Wednesday, May 12, 2010

Justice Schack strikes again in U.S. Bank v. Emmanuel

Justice Schack seems to have his attention fixed on his favorite whipping boy again. The Law Offices of Steven J. Baum, P.C. take yet another beating in U.S. Bank v. Emmanuel, 2010 NY Slip Op 50819(U)(Sup. Ct. Kings County 2010). Here, Justice Schack denied with prejudice a motion for a judgment of foreclosure and sale brought by Baum’s office on behalf of U.S. Bank, N.A. In addition, Justice Schack dismissed U.S. Bank’s summons and complaint and cancelled its notice of pendency.

The grounds for Justice Schack’s decision appears to be an ineffective assignment of mortgage from the originating lender, Fremont Investment and Loan, to U.S. Bank. Once again, MERS as nominee of Fremont purportly made the transfer. Justice Schack also noted a recurrent conflict of interest issue pertaining to Baum’s simultaneous representation of MERS and the foreclosing bank—however, this does not appear to have been the basis of Justice Schack’s holding.

With regard to the conflict of interest, the culpable attorney is Elpiniki Bechakas, whom Justice Schack has already admonished for her involvement in a similar conflict just a month ago—see LaSalle Bank, N.A. v. Smith, 2010 NY Slip Op 50470(U), 26 Misc 3d 1239(A) (Sup. Ct. Kings County 2010).

Ultimately, Justice Schack holding turns on a defective assignment. Here, MERS as nominee of Fremont only assigned the mortgage, but failed to assign the note. It is well established that the transfer of a note secured by a mortgage carries with it the mortgage as an incident. However, the converse does not bring about the same result—i.e. a transfer of the mortgage will not result in an automatic transfer of the note. Justice Schack cites the following case law in this regard:

The Appellate Division, Second Department in Kluge v Fugazy (145 AD2d 537, 538 [2d Dept 1988]), held that a "foreclosure of a mortgage may not be brought by one who has no title to it and absent transfer of the debt, the assignment of the mortgage is a nullity [Emphasis added]." Moreover, "a mortgage is but an incident to the debt which it is intended to secure . . . the logical conclusion is that a transfer of the mortgage without the debt is a nullity, and no interest is assigned by it. The security cannot be separated from the debt, and exist independently of it. This is the necessary legal conclusion." (Merritt v Bartholick, 36 NY 44, 45 [1867]. The Appellate Division, First Department, citing Kluge v Fugazy in Katz v East-Ville Realty Co. (249 AD2d 243 [1d Dept 1998]), instructed that "[p]laintiff's attempt to foreclose upon a mortgage in which he had no legal or equitable interest was without foundation in law or fact." Last December, the Appellate Division, Second Department, instructed that "[w]here a mortgage is represented by a bond or other instrument, an assignment of the mortgage without assignment of the underlying note or bond is a nullity (see Merritt v Bartholick, 36 NY 44, 45 [1867]; Kluge v Fugazy, 145 AD2d 537, 538)." (U.S. Bank, N.A. v Collymore, 68 AD3d 752, 754 [2d Dept 2009]).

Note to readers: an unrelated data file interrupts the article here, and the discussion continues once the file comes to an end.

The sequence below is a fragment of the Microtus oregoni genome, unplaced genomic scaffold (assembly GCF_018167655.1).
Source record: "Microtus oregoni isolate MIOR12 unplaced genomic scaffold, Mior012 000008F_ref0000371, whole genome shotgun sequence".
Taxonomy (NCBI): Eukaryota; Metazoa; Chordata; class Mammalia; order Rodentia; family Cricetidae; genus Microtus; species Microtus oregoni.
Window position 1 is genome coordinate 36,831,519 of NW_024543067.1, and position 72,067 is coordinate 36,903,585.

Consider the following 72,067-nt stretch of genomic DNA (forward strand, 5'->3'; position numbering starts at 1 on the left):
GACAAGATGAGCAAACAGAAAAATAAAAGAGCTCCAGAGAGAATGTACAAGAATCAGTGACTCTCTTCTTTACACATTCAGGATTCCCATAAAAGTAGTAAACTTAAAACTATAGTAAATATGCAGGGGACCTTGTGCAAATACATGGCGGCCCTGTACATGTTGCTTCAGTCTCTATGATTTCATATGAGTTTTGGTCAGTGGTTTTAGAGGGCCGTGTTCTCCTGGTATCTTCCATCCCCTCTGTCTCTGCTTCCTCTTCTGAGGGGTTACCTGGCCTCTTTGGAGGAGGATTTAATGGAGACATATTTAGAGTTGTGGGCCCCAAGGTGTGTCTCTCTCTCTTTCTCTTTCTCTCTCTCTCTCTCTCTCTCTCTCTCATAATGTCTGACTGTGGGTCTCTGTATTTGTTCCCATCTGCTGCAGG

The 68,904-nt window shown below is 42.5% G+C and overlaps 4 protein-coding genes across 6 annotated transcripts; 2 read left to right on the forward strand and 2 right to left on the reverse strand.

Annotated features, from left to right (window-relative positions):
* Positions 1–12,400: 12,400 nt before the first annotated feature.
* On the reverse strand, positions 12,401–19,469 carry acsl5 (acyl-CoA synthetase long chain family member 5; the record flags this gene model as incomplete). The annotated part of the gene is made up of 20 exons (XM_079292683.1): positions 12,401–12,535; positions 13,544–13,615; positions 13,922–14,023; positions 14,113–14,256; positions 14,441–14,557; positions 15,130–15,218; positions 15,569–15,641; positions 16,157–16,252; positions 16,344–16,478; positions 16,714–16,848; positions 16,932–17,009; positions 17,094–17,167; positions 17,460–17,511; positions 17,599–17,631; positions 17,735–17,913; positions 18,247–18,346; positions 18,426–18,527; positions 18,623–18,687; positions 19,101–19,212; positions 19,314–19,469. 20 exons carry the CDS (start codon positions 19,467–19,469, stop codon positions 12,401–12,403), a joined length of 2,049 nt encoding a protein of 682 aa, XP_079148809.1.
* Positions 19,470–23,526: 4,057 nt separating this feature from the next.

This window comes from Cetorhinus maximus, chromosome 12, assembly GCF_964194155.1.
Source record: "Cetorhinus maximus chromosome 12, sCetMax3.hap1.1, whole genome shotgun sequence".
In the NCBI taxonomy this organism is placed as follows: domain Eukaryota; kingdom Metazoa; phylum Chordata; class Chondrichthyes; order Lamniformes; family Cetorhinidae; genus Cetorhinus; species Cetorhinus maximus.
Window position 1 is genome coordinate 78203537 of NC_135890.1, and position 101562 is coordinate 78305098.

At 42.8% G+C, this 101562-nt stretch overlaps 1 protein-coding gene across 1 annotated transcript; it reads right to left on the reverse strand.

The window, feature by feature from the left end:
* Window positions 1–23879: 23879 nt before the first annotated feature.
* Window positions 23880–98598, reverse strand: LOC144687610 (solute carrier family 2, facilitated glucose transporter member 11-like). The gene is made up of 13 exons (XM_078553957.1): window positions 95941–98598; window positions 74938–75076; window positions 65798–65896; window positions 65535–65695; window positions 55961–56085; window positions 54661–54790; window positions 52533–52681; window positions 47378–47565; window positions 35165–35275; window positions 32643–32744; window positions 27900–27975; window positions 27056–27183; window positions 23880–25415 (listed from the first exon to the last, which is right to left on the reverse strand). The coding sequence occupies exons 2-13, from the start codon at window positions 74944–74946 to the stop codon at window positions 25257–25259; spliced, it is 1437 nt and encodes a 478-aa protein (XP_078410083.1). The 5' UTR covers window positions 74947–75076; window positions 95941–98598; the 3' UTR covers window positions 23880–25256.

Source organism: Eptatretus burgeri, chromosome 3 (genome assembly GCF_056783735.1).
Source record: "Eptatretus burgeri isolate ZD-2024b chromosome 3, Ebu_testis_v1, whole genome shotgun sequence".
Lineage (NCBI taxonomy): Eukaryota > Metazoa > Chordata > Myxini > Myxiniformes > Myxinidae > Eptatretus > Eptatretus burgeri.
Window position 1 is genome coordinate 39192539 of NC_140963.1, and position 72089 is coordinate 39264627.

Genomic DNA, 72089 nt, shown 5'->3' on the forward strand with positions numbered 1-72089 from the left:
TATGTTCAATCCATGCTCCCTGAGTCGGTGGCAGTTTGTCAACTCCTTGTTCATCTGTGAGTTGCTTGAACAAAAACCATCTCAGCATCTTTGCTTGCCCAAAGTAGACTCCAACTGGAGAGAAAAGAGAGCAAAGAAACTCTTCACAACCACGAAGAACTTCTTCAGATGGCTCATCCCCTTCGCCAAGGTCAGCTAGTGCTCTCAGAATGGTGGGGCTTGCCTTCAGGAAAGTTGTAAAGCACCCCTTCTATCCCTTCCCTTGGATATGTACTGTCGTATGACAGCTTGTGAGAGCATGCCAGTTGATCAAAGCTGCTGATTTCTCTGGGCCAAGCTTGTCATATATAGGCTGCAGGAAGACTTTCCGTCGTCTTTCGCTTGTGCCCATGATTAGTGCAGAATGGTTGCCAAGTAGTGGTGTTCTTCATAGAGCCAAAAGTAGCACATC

Since, MERS only “assigned” the mortgage to U.S. Bank, and failed to assign the note, MERS essentially assigned nothing to U.S. Bank. Therefore, U.S. Bank was foreclosing a mortgage it is did not own, and thus lacked standing.

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